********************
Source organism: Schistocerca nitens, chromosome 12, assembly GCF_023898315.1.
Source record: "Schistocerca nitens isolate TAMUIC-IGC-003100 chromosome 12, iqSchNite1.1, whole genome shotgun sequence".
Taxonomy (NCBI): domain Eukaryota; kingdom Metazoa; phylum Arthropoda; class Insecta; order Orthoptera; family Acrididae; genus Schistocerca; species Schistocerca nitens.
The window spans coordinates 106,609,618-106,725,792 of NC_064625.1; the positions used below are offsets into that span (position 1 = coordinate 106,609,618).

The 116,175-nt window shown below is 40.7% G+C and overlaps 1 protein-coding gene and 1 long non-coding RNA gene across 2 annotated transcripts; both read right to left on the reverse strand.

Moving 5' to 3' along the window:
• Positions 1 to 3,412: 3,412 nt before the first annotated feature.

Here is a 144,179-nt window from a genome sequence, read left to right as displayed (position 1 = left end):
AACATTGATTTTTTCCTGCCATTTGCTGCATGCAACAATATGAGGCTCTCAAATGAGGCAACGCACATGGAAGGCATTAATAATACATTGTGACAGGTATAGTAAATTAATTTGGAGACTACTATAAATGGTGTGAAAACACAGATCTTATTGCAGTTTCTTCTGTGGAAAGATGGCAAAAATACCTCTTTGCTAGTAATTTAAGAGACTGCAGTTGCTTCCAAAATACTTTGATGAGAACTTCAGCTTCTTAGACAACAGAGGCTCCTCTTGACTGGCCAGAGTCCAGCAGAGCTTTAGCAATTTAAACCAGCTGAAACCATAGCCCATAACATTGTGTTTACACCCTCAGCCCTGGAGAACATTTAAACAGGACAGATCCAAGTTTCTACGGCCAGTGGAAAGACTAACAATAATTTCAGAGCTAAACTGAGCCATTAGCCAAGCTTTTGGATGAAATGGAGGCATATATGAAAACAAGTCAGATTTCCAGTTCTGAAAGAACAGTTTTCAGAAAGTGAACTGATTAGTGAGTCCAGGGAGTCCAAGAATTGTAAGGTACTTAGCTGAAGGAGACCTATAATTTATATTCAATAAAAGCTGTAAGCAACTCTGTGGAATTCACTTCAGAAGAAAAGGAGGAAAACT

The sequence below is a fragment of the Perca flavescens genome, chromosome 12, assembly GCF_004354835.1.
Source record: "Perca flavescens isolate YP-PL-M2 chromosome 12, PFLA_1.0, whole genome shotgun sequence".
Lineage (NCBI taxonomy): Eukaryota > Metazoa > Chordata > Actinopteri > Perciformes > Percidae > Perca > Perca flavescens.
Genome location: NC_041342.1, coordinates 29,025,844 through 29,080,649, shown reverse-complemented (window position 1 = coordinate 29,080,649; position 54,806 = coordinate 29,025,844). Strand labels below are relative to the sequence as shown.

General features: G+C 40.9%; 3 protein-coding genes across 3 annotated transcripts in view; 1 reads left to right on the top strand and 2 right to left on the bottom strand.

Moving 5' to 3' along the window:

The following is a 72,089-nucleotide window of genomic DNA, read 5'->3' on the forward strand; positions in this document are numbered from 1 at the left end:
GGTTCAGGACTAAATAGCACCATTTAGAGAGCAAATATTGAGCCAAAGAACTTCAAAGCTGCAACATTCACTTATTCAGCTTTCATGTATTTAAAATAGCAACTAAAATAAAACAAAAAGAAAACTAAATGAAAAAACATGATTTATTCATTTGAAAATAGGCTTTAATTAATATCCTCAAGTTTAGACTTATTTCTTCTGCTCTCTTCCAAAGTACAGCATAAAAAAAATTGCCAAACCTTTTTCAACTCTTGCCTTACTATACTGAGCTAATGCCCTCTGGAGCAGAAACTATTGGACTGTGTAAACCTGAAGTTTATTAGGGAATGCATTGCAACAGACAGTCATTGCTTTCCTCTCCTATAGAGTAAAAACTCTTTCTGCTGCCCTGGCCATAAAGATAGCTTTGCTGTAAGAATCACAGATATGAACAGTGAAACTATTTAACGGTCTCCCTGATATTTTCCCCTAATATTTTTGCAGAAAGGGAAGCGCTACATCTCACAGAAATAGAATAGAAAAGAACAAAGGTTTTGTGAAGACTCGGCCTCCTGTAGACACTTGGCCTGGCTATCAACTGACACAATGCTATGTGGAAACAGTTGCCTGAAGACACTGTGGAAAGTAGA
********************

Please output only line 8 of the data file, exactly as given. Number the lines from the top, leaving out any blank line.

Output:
Here is a 144,179-nt window from a genome sequence, read left to right as displayed (position 1 = left end):